The city of nine gates: Mind is said to be the tenth gate of the city.

 

14.12:  Greed, activity, and beginning of self-serving endeavors, unrest, and eager desire: these come forth when Rajas increases, O Best of Bharatas.

 

लोभः प्रवृत्तिरारम्भः कर्मणामशमः स्पृहा

रजस्येतानि जायन्ते विवृद्धे भरतर्षभ ॥१४- १२॥

lobhaḥ pravṛttir ārambhaḥ karmaṇām aśamaḥ spṛhā
rajasy etāni jāyante vivṛddhe bharatarṣabha 14.12

lobhaḥ1 pravṛtti2 ārambhaḥ3 karmaṇām4 aśamaḥ5 spṛhā6
rajasi
7 etāni8 jāyante9 vivṛddhe10 bharata-rṣabha11 14.12

 

lobhaḥ1 = Greed; pravṛtti2 = activity; ārambhaḥ3 = beginning; karmaṇām4 = of actions; aśamaḥ5 = unrest; [and] spṛhā6 = desire: etāni8 = these; jāyante9 = manifest; [when] rajasi7 = Rajas quality;  vivṛddhe10 = becomes dominant; bharata-rṣabha11  = O the best of Bharatas. 14.12

 

Sprihā: eager desire, longing for, pleasure. Arambah: the self-serving, self-promoting initiatives to ensure personal profit or gain.

 

Greed, hustle and bustle, unrest, and longing are the qualities of Rajasic nature. Greed is acquisitive beyond one's needs. Activity, endeavor, and restlessness show desire for rewards of work. Eager desire is a starter for gratification of senses.

 

According Garuda Purana (1.221.11-12), Greed is the cause of anger, malice, delusion, illusion, misplaced prestige and jealousy. They, free from lust, hatred, falsehood, anger, greed, delusion, and arrogance, become calm and contented, and reach heaven free from sins.

 

14.13:  Darkness, stagnation, Negligence, and delusion: these come forth when Tamas increases, O Joy (son) of Kurus.

 

Aprakāsa means lack of illumination, or darkness or lack of knowledge. Here it is not book knowledge. It is the Spiritual Knowledge of the Supreme or Self. Apravrttih is lack of forward movement or progress, stagnation; Mohah is delusion; Kuru-nandana means joy and son of Kurus: It is like saying that Arjuna is the pride and joy of the Kurus. When Tamas dominates, darkness descends; illusion ascends; stagnation stays; and negligence pervades.

 

14.14:  When the embodied proceeds to dissolution and Sattva is on the ascent, that time he reaches the world of the pure and the knowers of the Highest.

 

 

14.15:   Attaining dissolution during Rajas, (it) takes birth among those attached to action. In like manner, when one dissolves during Tamasic nature, he takes birth in an ignorant womb.

 

He who dies in a Rajasic mode takes birth among human beings attached to action and fruits. Here Mūdha-Yonisu means foolish, stupid, bewildered, and ignorant womb: It implies that he will take birth in the womb of an animal. Dissolution means death. In Verse 14, the Lord says the Sattvic individual goes to the world of great and pure souls. If he were to be born again, he is born in a family with the knowledge of the Self. The Rajasic person is born again in this world in the family of workers who seek fruits or rewards for work and gets a chance to become sattvic. The Tamasic person is born an animal in an ignorant womb, meaning there is no knowledge of self in the family or the Tamasic being. It will take one or more births before he qualifies for a human birth.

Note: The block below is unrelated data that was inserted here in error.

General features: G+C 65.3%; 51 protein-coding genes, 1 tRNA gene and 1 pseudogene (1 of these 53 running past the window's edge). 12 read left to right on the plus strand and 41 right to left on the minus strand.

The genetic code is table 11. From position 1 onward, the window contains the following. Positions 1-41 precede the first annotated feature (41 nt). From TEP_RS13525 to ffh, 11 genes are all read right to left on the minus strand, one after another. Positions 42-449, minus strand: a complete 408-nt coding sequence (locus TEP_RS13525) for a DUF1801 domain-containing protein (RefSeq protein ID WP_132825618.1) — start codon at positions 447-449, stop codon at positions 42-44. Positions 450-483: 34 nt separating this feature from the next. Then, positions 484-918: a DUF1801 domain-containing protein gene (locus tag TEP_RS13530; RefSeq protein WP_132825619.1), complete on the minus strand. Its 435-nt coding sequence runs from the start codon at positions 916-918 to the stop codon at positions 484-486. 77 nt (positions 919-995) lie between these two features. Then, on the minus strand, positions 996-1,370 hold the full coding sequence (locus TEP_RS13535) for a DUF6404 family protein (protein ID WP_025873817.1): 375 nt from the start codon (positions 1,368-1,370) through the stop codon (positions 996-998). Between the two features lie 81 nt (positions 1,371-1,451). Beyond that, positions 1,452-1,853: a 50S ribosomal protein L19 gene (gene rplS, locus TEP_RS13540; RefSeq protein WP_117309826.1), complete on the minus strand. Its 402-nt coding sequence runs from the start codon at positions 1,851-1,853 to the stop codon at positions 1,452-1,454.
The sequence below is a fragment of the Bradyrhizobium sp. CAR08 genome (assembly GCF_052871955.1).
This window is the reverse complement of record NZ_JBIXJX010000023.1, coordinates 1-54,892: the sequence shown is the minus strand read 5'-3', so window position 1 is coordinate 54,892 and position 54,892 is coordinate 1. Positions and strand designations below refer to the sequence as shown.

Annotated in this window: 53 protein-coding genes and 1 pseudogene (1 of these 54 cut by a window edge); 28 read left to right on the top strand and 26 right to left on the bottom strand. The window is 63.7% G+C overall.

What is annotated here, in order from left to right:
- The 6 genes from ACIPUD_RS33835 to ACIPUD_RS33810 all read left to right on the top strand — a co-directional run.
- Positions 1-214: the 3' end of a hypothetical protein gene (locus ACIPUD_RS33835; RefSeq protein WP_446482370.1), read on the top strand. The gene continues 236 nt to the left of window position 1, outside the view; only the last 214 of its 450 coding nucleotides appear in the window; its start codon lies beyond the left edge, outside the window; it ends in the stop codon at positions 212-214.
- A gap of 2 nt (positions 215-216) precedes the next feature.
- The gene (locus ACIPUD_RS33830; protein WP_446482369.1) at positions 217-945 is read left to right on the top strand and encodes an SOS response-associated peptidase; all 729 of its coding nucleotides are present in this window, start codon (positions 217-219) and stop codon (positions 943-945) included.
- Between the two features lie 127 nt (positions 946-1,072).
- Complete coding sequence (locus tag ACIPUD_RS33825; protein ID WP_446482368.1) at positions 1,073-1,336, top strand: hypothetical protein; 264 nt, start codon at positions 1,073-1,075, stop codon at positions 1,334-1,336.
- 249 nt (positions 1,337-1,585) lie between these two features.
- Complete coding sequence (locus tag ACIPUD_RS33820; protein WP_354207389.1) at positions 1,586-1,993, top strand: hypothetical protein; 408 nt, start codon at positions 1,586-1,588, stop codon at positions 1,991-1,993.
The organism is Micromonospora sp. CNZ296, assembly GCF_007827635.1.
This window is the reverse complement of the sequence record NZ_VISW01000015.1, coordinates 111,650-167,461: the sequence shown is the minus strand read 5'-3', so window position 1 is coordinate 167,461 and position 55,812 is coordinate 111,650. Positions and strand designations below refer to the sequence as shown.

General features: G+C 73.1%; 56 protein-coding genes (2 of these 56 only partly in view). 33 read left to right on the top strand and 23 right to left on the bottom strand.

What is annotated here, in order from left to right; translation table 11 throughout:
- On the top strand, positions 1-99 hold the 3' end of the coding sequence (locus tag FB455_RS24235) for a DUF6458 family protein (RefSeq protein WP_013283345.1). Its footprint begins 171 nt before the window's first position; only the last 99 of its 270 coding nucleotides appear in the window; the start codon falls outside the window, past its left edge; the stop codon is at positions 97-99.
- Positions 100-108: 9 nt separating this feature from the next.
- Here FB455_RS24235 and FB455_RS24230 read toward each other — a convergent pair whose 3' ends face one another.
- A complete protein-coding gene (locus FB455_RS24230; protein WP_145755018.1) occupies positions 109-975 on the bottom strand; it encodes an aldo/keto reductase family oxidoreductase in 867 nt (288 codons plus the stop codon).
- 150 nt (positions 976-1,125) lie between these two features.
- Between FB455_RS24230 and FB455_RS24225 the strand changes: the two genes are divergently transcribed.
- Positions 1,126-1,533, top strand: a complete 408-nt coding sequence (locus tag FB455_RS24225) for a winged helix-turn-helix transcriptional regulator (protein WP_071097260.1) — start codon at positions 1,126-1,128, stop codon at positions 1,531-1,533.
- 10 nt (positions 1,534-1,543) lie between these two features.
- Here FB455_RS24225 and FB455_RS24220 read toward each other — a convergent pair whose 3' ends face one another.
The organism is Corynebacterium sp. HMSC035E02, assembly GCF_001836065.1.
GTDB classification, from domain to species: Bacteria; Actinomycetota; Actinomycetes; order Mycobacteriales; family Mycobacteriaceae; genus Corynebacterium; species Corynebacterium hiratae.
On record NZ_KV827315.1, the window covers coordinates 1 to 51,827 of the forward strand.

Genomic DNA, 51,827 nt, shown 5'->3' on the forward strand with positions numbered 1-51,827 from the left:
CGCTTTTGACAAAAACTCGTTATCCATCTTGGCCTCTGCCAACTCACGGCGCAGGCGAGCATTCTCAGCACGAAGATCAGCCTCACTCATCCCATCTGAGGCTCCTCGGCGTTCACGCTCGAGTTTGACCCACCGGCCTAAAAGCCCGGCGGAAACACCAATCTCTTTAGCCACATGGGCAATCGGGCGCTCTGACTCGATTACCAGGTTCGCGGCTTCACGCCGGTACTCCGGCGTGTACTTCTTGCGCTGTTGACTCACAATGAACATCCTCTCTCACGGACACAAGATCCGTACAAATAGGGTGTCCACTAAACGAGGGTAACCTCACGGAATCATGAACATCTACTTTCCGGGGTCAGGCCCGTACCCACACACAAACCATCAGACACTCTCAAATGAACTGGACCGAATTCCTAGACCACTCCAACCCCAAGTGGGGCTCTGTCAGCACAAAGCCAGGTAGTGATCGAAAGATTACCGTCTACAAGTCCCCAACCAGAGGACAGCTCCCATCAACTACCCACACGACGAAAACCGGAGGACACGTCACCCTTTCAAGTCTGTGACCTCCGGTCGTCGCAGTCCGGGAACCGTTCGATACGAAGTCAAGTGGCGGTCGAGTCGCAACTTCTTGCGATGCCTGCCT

14.16:  The fruit of good action is (said to be) Sātvikam and purity, the fruit of Rājasah is misery (and suffering), and the fruit of Tamasah is ignorance.

 

The fruit of good action is goodness (Sātvikam) and purity, the fruit of Rajas is misery and suffering (Dhuhkam), and the fruit of Tamas is ignorance (ajnānam).

Sātvikam consists of three qualities: happiness, wisdom, and freedom from all worldly desires (sukham, jñānam, and viaragyam).

Misery = Ūrmis = ऊर्मि. The world is a dungeon full of misery and darkness. They are known as Ūrmis (ऊर्मि), meaning waves, that is waves of existence or afflictions: hunger, thirst, decay, death, grief, illusion. The spiritual beginner finds the world Kakabistha (crow's droppings), but once he attains Sadhana (perfection), the very same world appears as Brahman.

 

14.17:   From Sattva arises knowledge; from Rajas (arises) greed; and from Tamas arise negligence, delusion and ignorance.

 

Sattva gives rise to knowledge; Rajas gives rise to greed; and Tamas gives rise to negligence, delusion, and ignorance.

 

14.18:  Those who are steadfast in Sattva go upward (to heaven); the Rajasic stay in the middle; and the Tamasic immersed in the meanest guna, go down or sink low.

 

The following is within the scope of Upanishads: It appears that material originating from Akāsa (Imperishable Ether) infused with the all-pervading Self, undergoes an evolutionary process from a plant or an amoeba to an animal to a human being. This evolutionary compulsion carries the being from an amoeba to a sannyāsi, who reaches the world of gods on gaining Brahman. At human level, the individual soul displays Buddhi, which is absent in the animals. Endowed with Buddhi and knowledge, it is up to him to ascend, descend, or ride the ever-spinning wheel of samsāra of birth and rebirth. The Lord gives him the equipment (gunas) and the manual (the knowledge of the Self) to ascend. The path he chooses is up to him. Live free in heaven; or ride the Wheel of Samsāra of birth and rebirth; or sink low and become a worm, a pig or a plant: these are the choices for a human being. This stepping out of our body into the realms of Higher Self is an active process. In other words, this jivātman seeking to merge with the Higher self is not a passive process of entitlement. We have to strive hard. “All that is human must retrograde if it do not advance.” (Edward Gibbon, 1776)  “In this world nothing is certain but death and taxes” (Benjamin Franklin). To this list, we should add “Rebirth and Karma.” One pays tax on the property posthumously. Taxation is the law of the land; Karma is the Law of the Universe of souls and intertwines with the Law of Rta: Karmic law is the rider clause. Karmic law came into existence at creation, or more correctly, projection and keeps samsāra in motion. If man can device posthumous taxation, it should not be too difficult to imagine that karmic law works after death and keeps the cycle of birth and rebirth in motion. The new saying goes like this: One cannot escape death and taxes, karma and rebirth unless one reaches Brahman.